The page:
Lingering thoughts about "Wet Bar":

Poseidon, and his underwater realm, is one of the subjects of this painting. The greenish figures are supposed to be underwater. The figure seated at the bar, with her bosom, shoulders, and head and neck above water give this away. Here lower half is submerged and most of her upper torso, which is flesh colored, is above the water line. So the watery depths represent the human unconscious, but interestingly, the figures above the water line are just as transfixed as the figures that are submerged in the water.

The strange entrail/snake like coils that come out of the vaginas of two of the figures are strange, ambiguous symbols. The woman who is suckling or drinking from the end of one of the umbilical cords/green ropes is either slowly becoming colored or her mid-section is evaporating. She comforts/pleasures herself by grasping a handful of her own hair. The idea that a woman's umbilical cord could be used for self nourishment is an interesting idea. The underwater flora and fauna and various sea creatures, rendered carefully and realistically is a very nice touch, as are the air bubbles floating towards the surface.

So there is the clear portrayal of two distinct realms, above and below water. The figures are lost in strange reveries. Poseidon addresses and identifies with the viewer (while sporting a small boner). But instead of ruling over the female figures he is serving them. Human ritual, human ecstasy, orgiastic pagan ceremonies, feminist recontextualization of female nudity and sexuality, human transformation. The female figures below the water have transformed into mermaids or are in the middle of doing so. After they become mermaids they fall into a coma like sleep. So the transformation from human to mythical half human/half animal creature is also a subject of this painting. What are the psychological implications of this transformation? The painting style and formal devices employed by the artist fully enhance the idea content of the painting.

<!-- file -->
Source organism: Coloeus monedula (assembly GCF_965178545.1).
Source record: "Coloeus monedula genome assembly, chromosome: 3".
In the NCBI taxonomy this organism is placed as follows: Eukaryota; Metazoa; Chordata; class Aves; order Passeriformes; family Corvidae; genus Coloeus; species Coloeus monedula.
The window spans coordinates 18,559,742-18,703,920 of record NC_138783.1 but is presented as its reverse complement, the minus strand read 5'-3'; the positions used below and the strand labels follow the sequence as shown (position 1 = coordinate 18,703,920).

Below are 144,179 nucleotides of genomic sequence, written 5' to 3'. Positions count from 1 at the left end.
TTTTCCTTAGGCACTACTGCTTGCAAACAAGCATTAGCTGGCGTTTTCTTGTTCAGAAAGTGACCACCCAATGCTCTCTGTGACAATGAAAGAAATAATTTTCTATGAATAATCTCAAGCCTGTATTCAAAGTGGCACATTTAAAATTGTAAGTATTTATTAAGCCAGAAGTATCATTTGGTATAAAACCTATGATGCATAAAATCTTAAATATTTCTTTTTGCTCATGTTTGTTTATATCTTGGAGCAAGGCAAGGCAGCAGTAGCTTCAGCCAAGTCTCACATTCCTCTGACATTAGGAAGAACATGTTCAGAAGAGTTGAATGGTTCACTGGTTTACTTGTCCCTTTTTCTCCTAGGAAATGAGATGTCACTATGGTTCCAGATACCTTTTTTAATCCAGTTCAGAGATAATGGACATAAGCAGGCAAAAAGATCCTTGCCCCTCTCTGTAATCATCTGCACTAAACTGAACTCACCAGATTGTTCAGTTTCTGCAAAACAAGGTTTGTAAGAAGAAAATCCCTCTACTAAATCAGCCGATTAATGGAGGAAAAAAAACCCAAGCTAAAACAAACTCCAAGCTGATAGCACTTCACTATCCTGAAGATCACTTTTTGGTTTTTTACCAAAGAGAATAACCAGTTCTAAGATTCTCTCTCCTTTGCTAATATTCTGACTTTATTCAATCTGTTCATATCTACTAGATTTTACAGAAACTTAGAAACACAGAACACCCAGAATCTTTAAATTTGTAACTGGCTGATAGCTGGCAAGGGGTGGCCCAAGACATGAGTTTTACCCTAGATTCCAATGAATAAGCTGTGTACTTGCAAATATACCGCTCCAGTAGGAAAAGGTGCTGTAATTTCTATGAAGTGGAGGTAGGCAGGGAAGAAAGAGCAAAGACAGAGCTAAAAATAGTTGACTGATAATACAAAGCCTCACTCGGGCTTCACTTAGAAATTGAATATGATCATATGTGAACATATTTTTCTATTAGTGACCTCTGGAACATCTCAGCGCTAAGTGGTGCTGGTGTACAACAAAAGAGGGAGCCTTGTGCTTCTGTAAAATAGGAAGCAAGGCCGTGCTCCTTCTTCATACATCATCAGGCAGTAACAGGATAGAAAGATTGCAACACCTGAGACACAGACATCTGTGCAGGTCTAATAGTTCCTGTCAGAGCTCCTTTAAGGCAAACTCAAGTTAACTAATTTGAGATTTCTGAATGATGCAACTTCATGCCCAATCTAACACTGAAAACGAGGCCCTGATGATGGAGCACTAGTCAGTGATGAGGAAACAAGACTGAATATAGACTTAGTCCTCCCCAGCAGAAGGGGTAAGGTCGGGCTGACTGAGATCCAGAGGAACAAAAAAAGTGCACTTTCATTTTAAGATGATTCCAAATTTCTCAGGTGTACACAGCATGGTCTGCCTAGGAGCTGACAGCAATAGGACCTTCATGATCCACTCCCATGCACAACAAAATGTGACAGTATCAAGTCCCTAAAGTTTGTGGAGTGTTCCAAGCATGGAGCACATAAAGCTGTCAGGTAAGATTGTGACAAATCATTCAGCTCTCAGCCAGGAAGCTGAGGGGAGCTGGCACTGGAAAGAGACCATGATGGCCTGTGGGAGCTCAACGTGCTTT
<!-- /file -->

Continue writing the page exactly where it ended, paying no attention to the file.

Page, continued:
I like the way the painting morphs and blends the textures of digital imagery and classic mosaics. It straddles the two really, which emphasizes your recontextualization of pagan and mythological imagery. One should also note the play on words in the title. A wet bar is a place in the home where you can mix drinks, and it usually contains a sink with running water. We all obviously know about vaginas and wetness. The painting is all about mixing realms, the real and the mythic, flatness and depth. It has great mystery and that is hard to find in contemporary work.

See all of Eric Gelber's reviews for Artcritical here.


Anonymous said...

Thanks for the dose of positive sentiment Martin. I was feeling down in the dumps lately (more on that over at my blog. Congratulations Kelli! Great work.